Interested in how to become a pediatrician, how long it takes, and more? We’ll answer these questions to help you start your journey in pediatric care.
If you’re passionate about medicine and working with children, becoming a pediatrician could be the right career for you. Pediatricians have the special responsibility of caring for children from infancy to teens, making this career diverse and rewarding. Read on to learn more about the requirements pediatricians must fulfill!
The work involved in becoming a pediatrician includes late-night studying, long shifts, and the pressure to maintain a high GPA. What’s even more pressurizing is that you’re given responsibility in the lives of young people by the third year of medical school.
Working with sick children can be emotionally taxing, and it takes effort to develop coping strategies. So, in summary, it’s hard to become a pediatrician. But if you’re passionate about this field, it’s worth it. Fostering the health and well-being of children is extremely rewarding, and the impact you leave on the lives of families is immeasurable.
While treating patients for acute illnesses, you’ll likely follow up with children and their families long-term. During that time, you can employ preventative medicine and encourage healthy habits in children.
Below we’ve outlined six major steps to becoming a pediatrician. While each of these steps is a significant time commitment, it’s best to know what’s required of you.
The first step to becoming a pediatrician is earning a bachelor’s degree, which typically takes three to four years. It’s recommended that you major in something related to pediatrics, such as biology or child psychology.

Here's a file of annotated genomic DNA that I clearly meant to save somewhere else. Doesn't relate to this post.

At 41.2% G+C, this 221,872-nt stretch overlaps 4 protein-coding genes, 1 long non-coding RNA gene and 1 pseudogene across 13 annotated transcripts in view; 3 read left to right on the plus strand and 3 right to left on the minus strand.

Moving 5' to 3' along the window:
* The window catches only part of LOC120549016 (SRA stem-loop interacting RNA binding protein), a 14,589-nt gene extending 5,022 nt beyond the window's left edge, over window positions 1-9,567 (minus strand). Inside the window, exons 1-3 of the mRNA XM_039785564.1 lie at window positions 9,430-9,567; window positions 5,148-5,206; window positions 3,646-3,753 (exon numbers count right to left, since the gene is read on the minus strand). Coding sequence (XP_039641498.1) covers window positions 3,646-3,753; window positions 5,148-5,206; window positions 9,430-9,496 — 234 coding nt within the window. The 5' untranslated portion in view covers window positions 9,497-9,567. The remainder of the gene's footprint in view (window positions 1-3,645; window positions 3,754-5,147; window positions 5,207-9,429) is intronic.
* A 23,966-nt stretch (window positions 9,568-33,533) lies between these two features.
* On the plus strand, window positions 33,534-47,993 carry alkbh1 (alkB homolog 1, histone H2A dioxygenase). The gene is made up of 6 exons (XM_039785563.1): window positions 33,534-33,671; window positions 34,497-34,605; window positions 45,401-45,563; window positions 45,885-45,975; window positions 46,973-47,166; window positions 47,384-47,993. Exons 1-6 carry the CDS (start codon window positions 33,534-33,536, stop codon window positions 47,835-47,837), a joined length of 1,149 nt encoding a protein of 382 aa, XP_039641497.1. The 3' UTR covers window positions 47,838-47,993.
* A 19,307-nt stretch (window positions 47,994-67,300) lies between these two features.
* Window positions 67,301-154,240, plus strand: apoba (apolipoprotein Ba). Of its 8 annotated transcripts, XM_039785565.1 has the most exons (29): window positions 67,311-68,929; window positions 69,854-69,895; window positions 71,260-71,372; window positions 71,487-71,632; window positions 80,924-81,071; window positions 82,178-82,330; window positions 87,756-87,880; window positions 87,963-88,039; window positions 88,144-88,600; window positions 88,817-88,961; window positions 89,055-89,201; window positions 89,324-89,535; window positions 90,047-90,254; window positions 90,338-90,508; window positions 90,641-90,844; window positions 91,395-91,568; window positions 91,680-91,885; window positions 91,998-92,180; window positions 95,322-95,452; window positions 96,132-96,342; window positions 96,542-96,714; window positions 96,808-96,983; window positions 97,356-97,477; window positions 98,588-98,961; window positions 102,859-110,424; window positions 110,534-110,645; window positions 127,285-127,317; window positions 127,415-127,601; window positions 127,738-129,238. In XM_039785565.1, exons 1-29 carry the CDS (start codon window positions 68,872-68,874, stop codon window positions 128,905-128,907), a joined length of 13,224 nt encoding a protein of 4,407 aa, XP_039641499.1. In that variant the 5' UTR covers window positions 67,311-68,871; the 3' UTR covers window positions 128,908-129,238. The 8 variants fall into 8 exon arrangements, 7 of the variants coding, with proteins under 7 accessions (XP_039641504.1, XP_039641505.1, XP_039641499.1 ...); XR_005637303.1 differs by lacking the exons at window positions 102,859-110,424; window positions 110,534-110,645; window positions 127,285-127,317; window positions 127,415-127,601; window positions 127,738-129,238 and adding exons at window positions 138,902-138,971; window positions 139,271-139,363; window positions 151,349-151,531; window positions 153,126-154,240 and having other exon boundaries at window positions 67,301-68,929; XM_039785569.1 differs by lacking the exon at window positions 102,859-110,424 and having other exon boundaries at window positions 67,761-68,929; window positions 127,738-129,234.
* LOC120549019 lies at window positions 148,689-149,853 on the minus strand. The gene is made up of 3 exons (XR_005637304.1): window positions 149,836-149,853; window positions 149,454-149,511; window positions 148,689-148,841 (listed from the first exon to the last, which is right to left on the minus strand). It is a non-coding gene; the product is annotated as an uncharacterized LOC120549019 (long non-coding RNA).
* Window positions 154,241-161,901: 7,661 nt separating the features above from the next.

Doing so helps you prepare for the MCAT, your first two years of medical school, and helps you confirm your interests. However, as long as you take the necessary prerequisites, your major doesn’t make much difference.
Maintaining a high GPA of 3.5 or higher is recommended to help you become a more competitive candidate. You should also seek experiences such as:
These efforts outside class strengthen your application and show your commitment to the medical field.
An example of one of many internship programs you could check out is the University of Alabama’s Preparation for Graduate and Medical Education. PARAdiGM for short, this funded summer program is for exceptional undergraduate students from underrepresented minority backgrounds who are interested in becoming physician-scientists.
Whether you just finished college, have been working for years, or have finished graduate school, the next step is to apply to medical school. Application requirements differ depending on the school, but most schools require MCAT scores. Aim for a score above 511, the average score of entering MD students.
Once accepted into medical school, you’re ready to start your first real training on becoming a pediatrician! Medical school is typically four years long, in which the first half is the pre-clinical phase. During this time, you’ll spend most of your time in the classroom and laboratories learning basic medical concepts such as:
The clinical phase starts in year three and offers hands-on experience working with patients in clinics and hospitals. This is when you’ll experience what the daily life of a medical professional looks like. Your clinical rotations can include pediatrics, family medicine, psychiatry, and more.
You’re required to take the United States Medical Licensing Examination (USMLE) during medical school. This three-step examination grants you medical licensure and is required to apply to U.S. residency programs.